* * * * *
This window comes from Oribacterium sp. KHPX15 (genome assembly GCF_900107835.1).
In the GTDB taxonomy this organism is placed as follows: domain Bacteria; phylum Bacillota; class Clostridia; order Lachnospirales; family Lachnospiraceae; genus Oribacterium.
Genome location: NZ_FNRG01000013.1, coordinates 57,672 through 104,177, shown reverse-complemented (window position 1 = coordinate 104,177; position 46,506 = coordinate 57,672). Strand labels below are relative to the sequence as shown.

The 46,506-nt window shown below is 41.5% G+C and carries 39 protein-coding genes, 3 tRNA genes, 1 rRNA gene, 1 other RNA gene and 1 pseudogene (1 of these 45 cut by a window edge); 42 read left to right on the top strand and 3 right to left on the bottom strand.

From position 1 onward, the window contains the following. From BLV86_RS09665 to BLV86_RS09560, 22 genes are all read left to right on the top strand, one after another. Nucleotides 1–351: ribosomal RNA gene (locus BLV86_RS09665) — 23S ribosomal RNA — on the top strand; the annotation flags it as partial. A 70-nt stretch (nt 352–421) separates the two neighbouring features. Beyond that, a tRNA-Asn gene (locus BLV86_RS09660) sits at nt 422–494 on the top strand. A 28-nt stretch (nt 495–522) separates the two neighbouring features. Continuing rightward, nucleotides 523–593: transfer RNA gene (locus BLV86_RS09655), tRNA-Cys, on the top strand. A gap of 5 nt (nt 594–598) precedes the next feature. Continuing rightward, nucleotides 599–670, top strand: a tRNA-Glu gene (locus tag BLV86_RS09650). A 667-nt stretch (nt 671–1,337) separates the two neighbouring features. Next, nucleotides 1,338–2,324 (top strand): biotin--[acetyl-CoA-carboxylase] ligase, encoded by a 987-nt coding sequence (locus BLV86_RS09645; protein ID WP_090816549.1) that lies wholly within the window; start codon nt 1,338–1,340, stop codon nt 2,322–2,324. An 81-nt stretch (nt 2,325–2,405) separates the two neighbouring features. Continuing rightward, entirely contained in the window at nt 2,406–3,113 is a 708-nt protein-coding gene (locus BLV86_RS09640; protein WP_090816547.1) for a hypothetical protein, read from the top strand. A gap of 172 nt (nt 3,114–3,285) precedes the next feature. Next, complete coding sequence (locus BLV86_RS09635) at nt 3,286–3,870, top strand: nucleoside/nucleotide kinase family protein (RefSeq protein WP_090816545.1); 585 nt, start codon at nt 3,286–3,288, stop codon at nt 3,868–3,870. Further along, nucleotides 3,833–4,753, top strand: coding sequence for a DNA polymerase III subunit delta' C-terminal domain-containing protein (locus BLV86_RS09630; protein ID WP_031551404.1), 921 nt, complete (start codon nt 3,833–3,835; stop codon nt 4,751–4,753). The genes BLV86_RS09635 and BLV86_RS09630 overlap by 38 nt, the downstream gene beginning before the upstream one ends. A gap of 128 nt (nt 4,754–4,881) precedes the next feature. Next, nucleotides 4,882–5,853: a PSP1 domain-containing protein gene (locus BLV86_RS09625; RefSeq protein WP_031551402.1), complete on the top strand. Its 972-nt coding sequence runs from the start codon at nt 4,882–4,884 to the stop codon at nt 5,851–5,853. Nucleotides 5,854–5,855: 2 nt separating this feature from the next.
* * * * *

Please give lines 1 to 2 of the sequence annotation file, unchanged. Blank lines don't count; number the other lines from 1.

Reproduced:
This window comes from Oribacterium sp. KHPX15 (genome assembly GCF_900107835.1).
In the GTDB taxonomy this organism is placed as follows: domain Bacteria; phylum Bacillota; class Clostridia; order Lachnospirales; family Lachnospiraceae; genus Oribacterium.